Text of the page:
About the Comfrey Plant. Comfrey has been cultivated as a healing herb for thousands of years. The herb is native to Asia and Europe, but early English immigrants brought it to North America for medicinal purposes.
Comfrey has been cultivated as a healing herb for thousands of years. The herb is native to Asia and Europe, but early English immigrants brought it to North America for medicinal purposes.
Common comfrey or Symphytum officinale grows to be approximately 5 feet tall. It has narrow lance-shaped leaves and usually produces bell-shaped yellow flowers that bloom from May to September, but some European variations also produce purple, red or white blossoms. Comfrey has a deep root system with thick dark-colored roots.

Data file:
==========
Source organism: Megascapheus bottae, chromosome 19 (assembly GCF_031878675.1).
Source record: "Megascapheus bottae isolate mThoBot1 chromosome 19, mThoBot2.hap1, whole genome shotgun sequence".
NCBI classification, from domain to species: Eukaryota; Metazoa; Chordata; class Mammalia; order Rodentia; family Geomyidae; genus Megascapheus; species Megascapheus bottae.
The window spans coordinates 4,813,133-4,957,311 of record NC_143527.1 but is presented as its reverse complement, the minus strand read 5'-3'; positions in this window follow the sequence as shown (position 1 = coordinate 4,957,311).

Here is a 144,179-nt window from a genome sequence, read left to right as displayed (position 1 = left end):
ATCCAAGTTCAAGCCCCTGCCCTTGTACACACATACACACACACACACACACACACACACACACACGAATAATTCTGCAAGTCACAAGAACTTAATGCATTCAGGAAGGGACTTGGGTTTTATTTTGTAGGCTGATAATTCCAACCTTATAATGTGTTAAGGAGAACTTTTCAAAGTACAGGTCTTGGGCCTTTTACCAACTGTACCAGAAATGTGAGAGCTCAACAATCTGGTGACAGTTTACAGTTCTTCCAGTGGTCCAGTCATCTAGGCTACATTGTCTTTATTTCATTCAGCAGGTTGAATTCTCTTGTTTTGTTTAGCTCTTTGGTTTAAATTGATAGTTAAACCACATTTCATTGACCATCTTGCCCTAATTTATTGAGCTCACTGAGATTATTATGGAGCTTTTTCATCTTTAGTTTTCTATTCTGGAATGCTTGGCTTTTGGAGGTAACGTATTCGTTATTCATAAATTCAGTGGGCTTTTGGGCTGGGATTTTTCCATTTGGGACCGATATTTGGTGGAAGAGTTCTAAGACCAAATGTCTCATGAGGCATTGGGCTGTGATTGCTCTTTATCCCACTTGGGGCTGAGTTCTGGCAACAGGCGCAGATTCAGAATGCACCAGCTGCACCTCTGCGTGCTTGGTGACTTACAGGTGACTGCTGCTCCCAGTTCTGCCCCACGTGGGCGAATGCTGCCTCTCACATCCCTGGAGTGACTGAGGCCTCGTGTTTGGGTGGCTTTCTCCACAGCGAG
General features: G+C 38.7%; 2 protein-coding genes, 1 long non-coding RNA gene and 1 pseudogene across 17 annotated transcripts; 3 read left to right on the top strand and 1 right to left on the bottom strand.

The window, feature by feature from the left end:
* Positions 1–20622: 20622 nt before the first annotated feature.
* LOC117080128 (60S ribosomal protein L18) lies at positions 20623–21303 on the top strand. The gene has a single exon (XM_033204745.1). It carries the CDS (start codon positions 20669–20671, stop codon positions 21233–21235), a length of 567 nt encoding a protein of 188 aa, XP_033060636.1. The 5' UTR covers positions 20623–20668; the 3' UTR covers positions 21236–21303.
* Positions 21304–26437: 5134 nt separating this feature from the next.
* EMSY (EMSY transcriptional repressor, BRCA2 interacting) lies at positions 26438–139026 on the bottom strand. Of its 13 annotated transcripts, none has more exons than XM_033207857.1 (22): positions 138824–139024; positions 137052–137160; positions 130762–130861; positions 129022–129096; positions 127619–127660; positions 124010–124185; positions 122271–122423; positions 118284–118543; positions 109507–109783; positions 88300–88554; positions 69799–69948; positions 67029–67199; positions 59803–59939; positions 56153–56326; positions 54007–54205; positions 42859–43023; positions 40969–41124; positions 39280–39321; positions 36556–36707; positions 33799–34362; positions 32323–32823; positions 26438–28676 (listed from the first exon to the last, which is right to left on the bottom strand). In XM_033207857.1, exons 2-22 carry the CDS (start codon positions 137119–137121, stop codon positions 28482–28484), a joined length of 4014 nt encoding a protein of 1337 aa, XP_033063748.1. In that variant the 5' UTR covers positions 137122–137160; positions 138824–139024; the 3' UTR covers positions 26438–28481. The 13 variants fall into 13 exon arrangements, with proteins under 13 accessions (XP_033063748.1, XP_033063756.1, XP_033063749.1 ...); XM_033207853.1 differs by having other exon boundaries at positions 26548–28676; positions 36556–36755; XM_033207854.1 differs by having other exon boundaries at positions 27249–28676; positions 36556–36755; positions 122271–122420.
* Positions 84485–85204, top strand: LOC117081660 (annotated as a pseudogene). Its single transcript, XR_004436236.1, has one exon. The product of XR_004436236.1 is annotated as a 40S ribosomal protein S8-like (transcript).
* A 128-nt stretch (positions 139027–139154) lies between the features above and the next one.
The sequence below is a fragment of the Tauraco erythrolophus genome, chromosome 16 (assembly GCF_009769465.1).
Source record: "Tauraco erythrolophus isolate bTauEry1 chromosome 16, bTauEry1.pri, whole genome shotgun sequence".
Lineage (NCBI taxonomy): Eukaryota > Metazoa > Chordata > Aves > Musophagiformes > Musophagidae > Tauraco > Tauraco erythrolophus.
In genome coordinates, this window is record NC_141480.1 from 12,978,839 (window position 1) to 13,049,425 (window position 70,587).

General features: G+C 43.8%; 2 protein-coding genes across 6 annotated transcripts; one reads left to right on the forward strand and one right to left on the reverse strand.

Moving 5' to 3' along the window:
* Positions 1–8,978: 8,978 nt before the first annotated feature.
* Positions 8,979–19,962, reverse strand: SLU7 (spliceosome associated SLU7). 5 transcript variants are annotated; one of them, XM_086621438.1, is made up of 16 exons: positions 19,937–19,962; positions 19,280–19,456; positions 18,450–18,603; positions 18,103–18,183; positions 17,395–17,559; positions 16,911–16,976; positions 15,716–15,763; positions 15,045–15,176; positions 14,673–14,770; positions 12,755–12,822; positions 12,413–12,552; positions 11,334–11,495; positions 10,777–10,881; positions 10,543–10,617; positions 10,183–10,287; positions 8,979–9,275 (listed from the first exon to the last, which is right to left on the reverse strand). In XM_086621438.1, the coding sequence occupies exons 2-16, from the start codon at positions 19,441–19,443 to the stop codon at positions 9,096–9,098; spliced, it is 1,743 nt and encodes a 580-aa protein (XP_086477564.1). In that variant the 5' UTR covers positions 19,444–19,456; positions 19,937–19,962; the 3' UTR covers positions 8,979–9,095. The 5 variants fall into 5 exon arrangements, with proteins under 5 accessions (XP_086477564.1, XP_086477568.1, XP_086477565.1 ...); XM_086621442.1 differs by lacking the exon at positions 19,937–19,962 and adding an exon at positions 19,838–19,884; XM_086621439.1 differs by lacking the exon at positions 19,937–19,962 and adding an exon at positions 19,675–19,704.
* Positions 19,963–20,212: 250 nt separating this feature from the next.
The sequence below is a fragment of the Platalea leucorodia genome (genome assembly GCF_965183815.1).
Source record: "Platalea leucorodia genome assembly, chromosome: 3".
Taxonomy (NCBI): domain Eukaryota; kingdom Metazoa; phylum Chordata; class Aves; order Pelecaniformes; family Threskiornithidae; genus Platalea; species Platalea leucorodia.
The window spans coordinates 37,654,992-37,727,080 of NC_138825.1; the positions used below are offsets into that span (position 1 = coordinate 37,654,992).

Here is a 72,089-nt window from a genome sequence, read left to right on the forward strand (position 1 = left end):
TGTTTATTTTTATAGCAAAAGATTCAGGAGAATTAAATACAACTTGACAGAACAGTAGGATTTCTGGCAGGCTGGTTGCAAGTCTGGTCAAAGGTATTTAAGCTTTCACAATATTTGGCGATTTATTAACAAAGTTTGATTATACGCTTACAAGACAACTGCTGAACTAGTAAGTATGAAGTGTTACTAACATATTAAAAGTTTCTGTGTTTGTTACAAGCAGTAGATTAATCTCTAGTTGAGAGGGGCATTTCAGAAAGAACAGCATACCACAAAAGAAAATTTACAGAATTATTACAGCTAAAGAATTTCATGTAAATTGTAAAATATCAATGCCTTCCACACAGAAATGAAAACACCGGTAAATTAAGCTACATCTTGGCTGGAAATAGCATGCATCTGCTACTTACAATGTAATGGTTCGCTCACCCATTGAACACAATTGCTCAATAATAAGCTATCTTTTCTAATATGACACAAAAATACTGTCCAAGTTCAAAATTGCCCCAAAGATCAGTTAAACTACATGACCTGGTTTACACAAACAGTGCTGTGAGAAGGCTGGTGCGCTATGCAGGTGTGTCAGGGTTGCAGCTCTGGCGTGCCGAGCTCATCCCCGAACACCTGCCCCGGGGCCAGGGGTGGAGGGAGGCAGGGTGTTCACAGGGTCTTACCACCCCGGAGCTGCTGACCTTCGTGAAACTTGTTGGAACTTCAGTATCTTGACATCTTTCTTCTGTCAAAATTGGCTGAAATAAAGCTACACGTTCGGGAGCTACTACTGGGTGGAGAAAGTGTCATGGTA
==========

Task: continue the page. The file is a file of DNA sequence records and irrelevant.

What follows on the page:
Comfrey is a frost-resistant plant that prefers cool weather and full sunlight. It grows well in moist loamy or light sandy soil. Comfrey propagates through transplants, root cuttings and crown divisions. The plant has few serious insect or disease problems in the United States, but comfrey rust fungus damages comfrey plants in the United Kingdom.
Benefits and Warning
Comfrey contains chemicals that speed up wound healing. It has astringent, antifungal and antibacterial properties. Comfrey also contains a wide variety of healthy chemicals and nutrients. Unfortunately, the herb also contains an alkaloid called pyrrolizidine that causes liver damage and cancer. The FDA banned the sale of products containing the herb in 2001.
Check out these related posts